Like so much current pop culture, the re-makes and satires of things have completely supplanted — in many instances erased — the originals they were reacting against. Take, for instance, The Gong Show, which introduces a new version of itself Thursday night on ABC. The Gong Show was originally conceived in the 1970s by Chuck Barris (who died in March) to ridicule the calm, straight-faced talent shows of yesteryear — most prominently, The Original Amateur Hour, an immensely popular radio and TV show that ran in various incarnations from the 1930s through the 1960s.
Barris, as producer and host of The Gong Show, created a wildly anarchic deconstruction of the talent-show concept, inviting a mixture of acts of genuine quality mixed in with whatever oddball act walked into his Hollywood studio. Barris was a fascinating figure himself: essentially an executive — a canny producer of junk such as The Dating Game — he presided over the madness with a funky, mumbling manner, a wide grin splitting his face, a silly hat often on his head.
The new Gong Show is at once true to the original and very different. Executive-produced by Will Arnett — who appears as a judge on the premiere—this Gong Show is hosted by Tommy Maitland, a beloved British comedian making his American debut. Or at least, that’s what ABC is coyly telling you: Maitland is actually Mike Myers under tons of make-up. (Is it just me, or does Myers look a little like Robin Williams in that make-up?) Myers’ Maitland is intended as a spoof of British personalities such as Terry Thomas and the disgraced variety-show host Jimmy Savile, but the Maitland character is a dud. He sashays around the stage doing little dance moves to the live on-stage band, yelling out his so-corny-it’s-corny tagline, “Who’s a cheeky monkey?”
You’d think if a big name like Myers is fronting the show and he’s lousy, the show itself must be no good, right? But that’s not true; I found The Gong Show much more amusing to watch than NBC’s America’s Got Talent. Where Arnett has done well as a producer is in booking many engagingly eccentric acts, such as a woman dressed as Little Miss Muffett who puts a tarantula in her mouth and then plays the harmonica. Or the man in a gorilla suit riding a unicycle while playing the bagpipe. And the bagpipe emits flames. Also, the judges in the premiere — Arnett, Zack Galifianakis, and Ken Jeong — seem to be having a relaxed good time, while also taking their duties semi-seriously. Which is to say, they bang the giant gong — which dismisses an especially poor act — with judiciousness.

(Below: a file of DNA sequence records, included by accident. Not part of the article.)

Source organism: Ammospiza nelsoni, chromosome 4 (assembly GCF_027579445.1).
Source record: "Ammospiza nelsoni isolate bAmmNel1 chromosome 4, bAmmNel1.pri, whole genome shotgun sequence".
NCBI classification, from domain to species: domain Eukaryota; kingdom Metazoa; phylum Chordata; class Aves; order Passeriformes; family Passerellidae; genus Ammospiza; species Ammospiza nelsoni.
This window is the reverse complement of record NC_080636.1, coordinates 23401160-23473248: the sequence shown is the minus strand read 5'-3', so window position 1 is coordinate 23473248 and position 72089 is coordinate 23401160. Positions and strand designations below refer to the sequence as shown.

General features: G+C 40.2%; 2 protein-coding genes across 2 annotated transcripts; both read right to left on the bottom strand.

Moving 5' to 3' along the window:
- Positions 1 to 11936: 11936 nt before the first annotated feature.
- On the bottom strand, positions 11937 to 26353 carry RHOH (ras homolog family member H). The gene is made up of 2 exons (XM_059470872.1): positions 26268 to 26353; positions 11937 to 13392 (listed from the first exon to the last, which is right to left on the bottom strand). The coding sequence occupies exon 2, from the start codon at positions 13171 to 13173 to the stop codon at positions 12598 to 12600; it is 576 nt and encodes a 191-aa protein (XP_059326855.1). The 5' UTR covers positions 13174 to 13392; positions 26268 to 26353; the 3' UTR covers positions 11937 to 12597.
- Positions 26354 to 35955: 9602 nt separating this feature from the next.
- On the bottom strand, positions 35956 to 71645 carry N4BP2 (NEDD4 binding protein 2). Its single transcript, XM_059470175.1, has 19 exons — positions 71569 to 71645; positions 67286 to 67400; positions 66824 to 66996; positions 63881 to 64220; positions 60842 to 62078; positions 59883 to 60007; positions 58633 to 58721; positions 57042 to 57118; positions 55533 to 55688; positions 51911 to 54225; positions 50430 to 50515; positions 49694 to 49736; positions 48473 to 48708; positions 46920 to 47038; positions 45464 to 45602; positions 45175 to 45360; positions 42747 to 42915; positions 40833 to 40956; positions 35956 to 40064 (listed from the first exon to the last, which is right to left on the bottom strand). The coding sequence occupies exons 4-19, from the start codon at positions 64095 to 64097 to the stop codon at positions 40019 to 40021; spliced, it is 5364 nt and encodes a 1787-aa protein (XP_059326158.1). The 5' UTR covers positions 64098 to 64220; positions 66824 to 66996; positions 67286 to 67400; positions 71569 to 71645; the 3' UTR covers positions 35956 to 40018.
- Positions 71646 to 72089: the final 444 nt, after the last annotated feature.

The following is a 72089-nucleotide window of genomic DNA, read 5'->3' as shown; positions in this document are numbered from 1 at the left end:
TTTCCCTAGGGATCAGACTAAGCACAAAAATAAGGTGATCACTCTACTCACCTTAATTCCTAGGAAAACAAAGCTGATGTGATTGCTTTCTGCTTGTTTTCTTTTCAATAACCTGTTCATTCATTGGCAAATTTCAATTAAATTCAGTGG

Sure, the show is mostly stupid, with flashes of real talent, such as a guy named Buddy Lee who does amazing things with a jump-rope. And I will look at The Gong Show at least one more time: Next week, to see the truly wonderful ventriloquist Carla Rhodes and her devilish companion Cecil Sinclaire.
ABC is putting The Gong Show into its summer rotation of revived game shows such as Match Game and To Tell The Truth. Those shows are terrible, ruined by everyone’s insistence on being too cool to play the game in the original loose but unironically competitive spirit. The new Gong Show, even with the unfunny Tommy Maitland, is a bit more fun than those other attempts at revival.
The Gong Show airs Thursday nights at 10 p.m. on ABC.
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